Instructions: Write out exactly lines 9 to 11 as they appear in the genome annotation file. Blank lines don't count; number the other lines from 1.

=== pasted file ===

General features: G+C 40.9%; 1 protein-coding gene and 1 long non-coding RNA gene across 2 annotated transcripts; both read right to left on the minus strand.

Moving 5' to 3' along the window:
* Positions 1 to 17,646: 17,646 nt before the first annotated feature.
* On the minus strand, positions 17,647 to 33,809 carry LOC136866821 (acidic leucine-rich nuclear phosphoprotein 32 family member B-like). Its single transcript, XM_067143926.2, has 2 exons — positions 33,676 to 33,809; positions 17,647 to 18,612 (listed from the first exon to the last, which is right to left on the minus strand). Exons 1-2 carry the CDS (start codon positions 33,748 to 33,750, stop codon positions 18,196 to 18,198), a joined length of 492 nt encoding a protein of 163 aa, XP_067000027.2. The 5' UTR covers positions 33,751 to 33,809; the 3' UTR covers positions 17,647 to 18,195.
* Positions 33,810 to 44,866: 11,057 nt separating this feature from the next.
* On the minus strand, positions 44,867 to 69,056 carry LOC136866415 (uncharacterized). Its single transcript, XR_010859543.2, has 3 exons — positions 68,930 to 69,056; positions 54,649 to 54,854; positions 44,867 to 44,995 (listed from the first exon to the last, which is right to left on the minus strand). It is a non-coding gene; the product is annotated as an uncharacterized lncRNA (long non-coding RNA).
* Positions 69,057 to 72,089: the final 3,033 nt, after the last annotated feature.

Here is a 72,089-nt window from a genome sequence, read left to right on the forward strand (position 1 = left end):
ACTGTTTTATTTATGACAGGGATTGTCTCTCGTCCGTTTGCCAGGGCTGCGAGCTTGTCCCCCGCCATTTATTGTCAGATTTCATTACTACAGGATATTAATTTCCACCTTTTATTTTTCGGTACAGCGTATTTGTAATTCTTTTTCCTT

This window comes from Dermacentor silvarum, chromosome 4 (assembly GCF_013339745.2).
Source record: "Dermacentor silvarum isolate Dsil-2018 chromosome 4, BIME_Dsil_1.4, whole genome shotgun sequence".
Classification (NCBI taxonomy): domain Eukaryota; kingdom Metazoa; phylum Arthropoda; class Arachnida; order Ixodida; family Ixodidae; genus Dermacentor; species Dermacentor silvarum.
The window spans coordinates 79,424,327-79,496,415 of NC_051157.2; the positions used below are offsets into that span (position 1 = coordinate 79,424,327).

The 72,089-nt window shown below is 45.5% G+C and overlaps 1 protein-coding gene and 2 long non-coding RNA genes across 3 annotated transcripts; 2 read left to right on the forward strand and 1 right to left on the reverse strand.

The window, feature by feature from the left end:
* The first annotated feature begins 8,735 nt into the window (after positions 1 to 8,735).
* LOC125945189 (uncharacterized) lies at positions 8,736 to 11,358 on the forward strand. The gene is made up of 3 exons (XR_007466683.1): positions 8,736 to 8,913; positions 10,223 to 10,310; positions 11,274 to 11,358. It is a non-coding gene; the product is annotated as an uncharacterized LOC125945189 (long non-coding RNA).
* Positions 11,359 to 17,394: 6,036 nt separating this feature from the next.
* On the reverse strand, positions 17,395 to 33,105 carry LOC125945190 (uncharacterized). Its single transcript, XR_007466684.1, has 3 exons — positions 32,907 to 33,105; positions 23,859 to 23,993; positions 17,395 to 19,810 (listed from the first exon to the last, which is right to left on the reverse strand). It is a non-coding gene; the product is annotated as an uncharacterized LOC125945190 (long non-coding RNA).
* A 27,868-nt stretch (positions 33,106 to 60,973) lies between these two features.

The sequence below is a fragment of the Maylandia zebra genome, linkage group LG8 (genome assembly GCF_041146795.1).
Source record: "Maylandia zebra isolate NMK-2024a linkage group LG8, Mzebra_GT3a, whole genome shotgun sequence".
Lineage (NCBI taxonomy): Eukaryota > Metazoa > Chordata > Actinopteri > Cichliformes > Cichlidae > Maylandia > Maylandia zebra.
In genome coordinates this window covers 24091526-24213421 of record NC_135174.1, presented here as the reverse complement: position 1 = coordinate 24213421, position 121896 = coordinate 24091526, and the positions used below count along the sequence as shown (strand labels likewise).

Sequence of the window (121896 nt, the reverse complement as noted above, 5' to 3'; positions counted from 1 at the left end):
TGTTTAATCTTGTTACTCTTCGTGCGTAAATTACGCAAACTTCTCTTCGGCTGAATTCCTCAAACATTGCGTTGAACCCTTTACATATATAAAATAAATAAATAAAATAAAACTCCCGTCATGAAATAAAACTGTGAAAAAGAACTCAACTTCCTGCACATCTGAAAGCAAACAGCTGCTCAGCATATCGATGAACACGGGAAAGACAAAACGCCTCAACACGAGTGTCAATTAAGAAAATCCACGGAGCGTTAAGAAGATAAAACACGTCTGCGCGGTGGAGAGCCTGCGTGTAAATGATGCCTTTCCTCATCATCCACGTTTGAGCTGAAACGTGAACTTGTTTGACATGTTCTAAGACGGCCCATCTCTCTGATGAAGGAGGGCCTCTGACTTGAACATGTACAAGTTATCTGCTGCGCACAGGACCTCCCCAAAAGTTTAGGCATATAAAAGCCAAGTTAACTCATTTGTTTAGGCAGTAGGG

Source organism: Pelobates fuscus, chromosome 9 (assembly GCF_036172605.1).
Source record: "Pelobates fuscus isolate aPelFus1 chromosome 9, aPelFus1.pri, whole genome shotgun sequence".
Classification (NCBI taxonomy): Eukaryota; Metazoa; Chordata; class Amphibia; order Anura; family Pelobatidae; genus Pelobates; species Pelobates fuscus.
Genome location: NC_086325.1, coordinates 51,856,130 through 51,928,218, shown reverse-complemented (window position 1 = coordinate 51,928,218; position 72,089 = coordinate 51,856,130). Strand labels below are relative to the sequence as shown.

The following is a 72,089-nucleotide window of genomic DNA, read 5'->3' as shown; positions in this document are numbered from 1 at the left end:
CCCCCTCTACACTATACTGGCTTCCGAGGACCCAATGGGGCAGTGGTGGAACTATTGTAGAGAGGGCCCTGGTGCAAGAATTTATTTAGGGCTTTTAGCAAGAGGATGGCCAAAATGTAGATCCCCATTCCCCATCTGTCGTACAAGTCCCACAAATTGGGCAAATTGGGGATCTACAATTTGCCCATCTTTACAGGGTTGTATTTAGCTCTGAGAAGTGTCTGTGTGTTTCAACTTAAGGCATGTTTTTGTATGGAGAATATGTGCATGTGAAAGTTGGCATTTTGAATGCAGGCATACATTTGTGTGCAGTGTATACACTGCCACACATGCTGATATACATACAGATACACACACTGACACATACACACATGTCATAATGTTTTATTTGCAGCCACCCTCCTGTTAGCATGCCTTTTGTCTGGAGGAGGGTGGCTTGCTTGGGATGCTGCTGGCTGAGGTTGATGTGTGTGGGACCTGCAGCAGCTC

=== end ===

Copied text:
ACTGTTTTATTTATGACAGGGATTGTCTCTCGTCCGTTTGCCAGGGCTGCGAGCTTGTCCCCCGCCATTTATTGTCAGATTTCATTACTACAGGATATTAATTTCCACCTTTTATTTTTCGGTACAGCGTATTTGTAATTCTTTTTCCTT

This window comes from Dermacentor silvarum, chromosome 4 (assembly GCF_013339745.2).
Source record: "Dermacentor silvarum isolate Dsil-2018 chromosome 4, BIME_Dsil_1.4, whole genome shotgun sequence".